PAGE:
You have written a lot of childrens books and picture books before this series. How hard was it to make the transition into dystopian YA?

I think the picture books really helped me, because picture books are a hard lesson in telling a story in not a lot of words; and that ability to convey meaning in fewer words is marvellously helpful when it comes to keeping up the pace in a longer story. I guess I didn’t find the transition that difficult because I’ve been working on various novels for a long time; I have an entire box full of half finished books in my wardrobe (they’re all rubbish. Trust me). So in my head I was always writing longer books – even when I didn’t have anything finished to show for it!

In your dystopian world some of the characters have special skills. What would your special skill be? And what would you miss most about your current life if you had to live in the Firstwood?

If I was living in the Firstwood … I would miss books, I think. It’s a hard place to have a library, although I would have Ember to tell me stories. As to a special skill – I’m Ashala, when I write, so I have to be a Sleepwalker, like she is. I guess that means I have the power the change the world in my dreams; to remake it into what I wish it could be. Perhaps my books are my dreams, and in them, I imagine an unjust world transformed by an alliance of good-hearted people. Ashala speaks of fight at the end of The Disappearance of Ember Crow that is more important than any that has gone before, only it is not a battle between the Citizens and Illegals of her world. It is a battle between those who want to stop hating, and those who do not.

We have that fight in this reality too. I know which side I’m on.

I am so excited to see that books 3 and 4 in the series have titles. Can you give us a bit of a clue of what comes next for Ashala, Ember and their friends.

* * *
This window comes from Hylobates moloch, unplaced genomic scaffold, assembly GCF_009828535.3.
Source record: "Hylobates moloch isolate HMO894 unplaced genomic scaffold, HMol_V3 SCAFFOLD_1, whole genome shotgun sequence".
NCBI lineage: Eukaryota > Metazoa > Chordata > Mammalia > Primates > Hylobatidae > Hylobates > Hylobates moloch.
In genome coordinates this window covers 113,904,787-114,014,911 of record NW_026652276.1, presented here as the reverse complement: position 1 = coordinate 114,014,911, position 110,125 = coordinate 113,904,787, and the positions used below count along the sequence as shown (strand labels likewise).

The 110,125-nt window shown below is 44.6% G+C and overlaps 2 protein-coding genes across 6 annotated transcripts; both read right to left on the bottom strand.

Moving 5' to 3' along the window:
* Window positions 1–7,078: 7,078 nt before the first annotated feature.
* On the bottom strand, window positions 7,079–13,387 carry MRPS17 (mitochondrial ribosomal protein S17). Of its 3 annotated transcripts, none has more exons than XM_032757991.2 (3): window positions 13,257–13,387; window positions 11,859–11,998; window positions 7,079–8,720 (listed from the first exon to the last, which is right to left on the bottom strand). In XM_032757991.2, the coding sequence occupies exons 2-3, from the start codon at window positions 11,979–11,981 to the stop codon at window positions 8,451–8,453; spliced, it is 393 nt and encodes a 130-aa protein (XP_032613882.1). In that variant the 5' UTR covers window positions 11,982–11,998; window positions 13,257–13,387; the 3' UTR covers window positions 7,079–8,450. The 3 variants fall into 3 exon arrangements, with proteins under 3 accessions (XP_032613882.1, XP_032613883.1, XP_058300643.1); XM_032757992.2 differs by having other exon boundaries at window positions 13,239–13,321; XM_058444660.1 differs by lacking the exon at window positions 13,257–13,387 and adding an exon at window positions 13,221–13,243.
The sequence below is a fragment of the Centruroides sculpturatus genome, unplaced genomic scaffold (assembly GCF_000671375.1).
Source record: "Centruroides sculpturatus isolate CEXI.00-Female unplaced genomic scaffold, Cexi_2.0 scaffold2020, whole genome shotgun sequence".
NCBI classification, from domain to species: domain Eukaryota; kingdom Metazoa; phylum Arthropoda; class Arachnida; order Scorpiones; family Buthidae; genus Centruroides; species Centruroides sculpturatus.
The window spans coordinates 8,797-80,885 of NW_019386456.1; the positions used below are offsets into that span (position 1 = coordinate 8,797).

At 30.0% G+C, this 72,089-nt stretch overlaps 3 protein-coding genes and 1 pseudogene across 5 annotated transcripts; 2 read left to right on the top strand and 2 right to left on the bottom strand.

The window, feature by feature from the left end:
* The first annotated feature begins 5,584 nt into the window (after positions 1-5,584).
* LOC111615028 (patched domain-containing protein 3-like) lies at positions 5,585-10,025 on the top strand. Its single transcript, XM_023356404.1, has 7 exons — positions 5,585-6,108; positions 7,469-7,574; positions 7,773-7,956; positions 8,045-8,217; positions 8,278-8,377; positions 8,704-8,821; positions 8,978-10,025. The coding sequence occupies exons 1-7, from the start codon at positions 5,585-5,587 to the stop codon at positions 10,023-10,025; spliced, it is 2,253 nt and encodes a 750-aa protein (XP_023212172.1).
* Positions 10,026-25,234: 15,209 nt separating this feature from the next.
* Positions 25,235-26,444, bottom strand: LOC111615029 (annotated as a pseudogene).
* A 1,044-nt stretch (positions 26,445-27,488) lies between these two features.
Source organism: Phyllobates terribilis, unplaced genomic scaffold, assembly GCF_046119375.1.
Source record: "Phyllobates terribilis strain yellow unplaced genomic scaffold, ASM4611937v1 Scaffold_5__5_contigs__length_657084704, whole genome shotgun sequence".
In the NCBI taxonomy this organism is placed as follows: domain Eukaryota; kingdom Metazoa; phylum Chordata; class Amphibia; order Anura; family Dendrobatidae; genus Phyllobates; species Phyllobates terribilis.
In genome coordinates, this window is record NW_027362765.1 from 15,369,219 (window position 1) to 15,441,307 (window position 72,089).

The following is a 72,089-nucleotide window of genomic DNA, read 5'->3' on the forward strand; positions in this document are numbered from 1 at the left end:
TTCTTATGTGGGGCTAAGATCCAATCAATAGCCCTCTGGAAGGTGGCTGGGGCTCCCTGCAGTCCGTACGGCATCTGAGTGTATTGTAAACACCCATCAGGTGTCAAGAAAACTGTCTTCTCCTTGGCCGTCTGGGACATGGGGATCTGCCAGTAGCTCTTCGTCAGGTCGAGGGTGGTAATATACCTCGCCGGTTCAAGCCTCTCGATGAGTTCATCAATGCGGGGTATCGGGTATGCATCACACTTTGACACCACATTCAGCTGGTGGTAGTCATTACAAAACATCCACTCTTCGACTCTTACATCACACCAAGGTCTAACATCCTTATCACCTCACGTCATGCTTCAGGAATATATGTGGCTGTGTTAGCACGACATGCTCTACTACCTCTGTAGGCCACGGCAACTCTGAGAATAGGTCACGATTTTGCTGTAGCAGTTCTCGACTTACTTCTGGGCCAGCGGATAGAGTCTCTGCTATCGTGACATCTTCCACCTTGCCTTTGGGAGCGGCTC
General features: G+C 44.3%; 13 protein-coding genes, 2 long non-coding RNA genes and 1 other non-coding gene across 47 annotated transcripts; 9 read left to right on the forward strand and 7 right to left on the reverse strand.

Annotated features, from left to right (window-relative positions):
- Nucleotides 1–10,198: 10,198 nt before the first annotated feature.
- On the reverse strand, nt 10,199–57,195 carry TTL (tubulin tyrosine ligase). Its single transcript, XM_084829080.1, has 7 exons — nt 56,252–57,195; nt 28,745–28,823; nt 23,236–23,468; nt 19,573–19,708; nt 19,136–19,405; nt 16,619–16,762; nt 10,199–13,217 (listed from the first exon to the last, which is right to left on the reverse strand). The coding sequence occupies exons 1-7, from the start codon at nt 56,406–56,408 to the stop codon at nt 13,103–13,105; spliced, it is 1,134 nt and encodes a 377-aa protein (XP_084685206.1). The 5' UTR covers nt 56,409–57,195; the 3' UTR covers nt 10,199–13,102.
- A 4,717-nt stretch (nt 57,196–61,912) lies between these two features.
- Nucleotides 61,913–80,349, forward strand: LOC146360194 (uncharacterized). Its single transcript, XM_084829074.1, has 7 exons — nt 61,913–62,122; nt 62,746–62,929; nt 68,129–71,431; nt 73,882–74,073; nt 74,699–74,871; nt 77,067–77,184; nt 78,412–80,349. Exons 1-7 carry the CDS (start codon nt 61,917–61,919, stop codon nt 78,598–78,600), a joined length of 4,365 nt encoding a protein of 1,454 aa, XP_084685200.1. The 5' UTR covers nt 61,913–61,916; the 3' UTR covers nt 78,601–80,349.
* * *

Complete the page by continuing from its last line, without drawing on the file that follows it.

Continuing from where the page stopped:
Yeah, you don’t really want me to tell you that. Then where would the surprises be? But we are heading to the end now; the stakes are higher for all concerned, in the books that are to come. All of our existing friends are back, and there will be new ones as well. Things become more complex, more intense, and more dangerous. And Ash, in the third and fourth books, is going to face a test harder than any that has gone before. Her concept of leadership at this point is to stand between her Tribe and her forest whatever danger threatens. She is going to find it far more difficult to accept that others will choose to stand between her and danger – and pay the price for it.

And what comes next for Ambelin Kwaymullina?

After The Tribe? I have an idea for a trilogy set in the same world but with different characters, and once that’s done, a new, six book series set in an entirely new reality.

I’m not short on stories. Just time.

Thanks so much for taking the time to answer these questions Ambelin.

Be sure to check out the next stop in the tour which is at Lauren's Loquacious Literature or start from the beginning of the tour and follow it through.


  1. Sounds interesting. will have to look out for it.

  2. I really enjoyed the first book. I hope you do too if you get to read it.